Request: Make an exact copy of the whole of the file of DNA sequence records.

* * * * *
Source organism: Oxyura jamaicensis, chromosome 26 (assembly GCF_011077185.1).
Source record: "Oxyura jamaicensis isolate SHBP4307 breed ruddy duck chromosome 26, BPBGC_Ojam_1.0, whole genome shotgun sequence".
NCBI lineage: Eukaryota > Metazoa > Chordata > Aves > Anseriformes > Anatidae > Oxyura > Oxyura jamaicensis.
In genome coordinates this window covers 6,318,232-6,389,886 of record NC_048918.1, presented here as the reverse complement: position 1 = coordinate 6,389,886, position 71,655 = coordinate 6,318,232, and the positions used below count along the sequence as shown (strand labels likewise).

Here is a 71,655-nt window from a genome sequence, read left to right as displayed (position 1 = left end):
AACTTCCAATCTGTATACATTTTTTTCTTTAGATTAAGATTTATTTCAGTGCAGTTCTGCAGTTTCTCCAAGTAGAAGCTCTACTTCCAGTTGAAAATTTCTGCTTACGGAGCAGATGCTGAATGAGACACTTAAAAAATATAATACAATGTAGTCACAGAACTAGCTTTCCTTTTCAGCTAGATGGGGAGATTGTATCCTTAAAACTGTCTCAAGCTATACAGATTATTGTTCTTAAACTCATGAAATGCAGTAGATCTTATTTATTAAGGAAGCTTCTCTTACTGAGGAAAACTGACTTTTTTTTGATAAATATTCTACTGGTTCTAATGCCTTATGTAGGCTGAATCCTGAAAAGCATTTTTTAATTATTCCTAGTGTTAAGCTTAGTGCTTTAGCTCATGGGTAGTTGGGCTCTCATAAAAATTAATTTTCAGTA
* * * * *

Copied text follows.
Source organism: Oxyura jamaicensis, chromosome 26 (assembly GCF_011077185.1).
Source record: "Oxyura jamaicensis isolate SHBP4307 breed ruddy duck chromosome 26, BPBGC_Ojam_1.0, whole genome shotgun sequence".
NCBI lineage: Eukaryota > Metazoa > Chordata > Aves > Anseriformes > Anatidae > Oxyura > Oxyura jamaicensis.
In genome coordinates this window covers 6,318,232-6,389,886 of record NC_048918.1, presented here as the reverse complement: position 1 = coordinate 6,389,886, position 71,655 = coordinate 6,318,232, and the positions used below count along the sequence as shown (strand labels likewise).

Here is a 71,655-nt window from a genome sequence, read left to right as displayed (position 1 = left end):
AACTTCCAATCTGTATACATTTTTTTCTTTAGATTAAGATTTATTTCAGTGCAGTTCTGCAGTTTCTCCAAGTAGAAGCTCTACTTCCAGTTGAAAATTTCTGCTTACGGAGCAGATGCTGAATGAGACACTTAAAAAATATAATACAATGTAGTCACAGAACTAGCTTTCCTTTTCAGCTAGATGGGGAGATTGTATCCTTAAAACTGTCTCAAGCTATACAGATTATTGTTCTTAAACTCATGAAATGCAGTAGATCTTATTTATTAAGGAAGCTTCTCTTACTGAGGAAAACTGACTTTTTTTTGATAAATATTCTACTGGTTCTAATGCCTTATGTAGGCTGAATCCTGAAAAGCATTTTTTAATTATTCCTAGTGTTAAGCTTAGTGCTTTAGCTCATGGGTAGTTGGGCTCTCATAAAAATTAATTTTCAGTA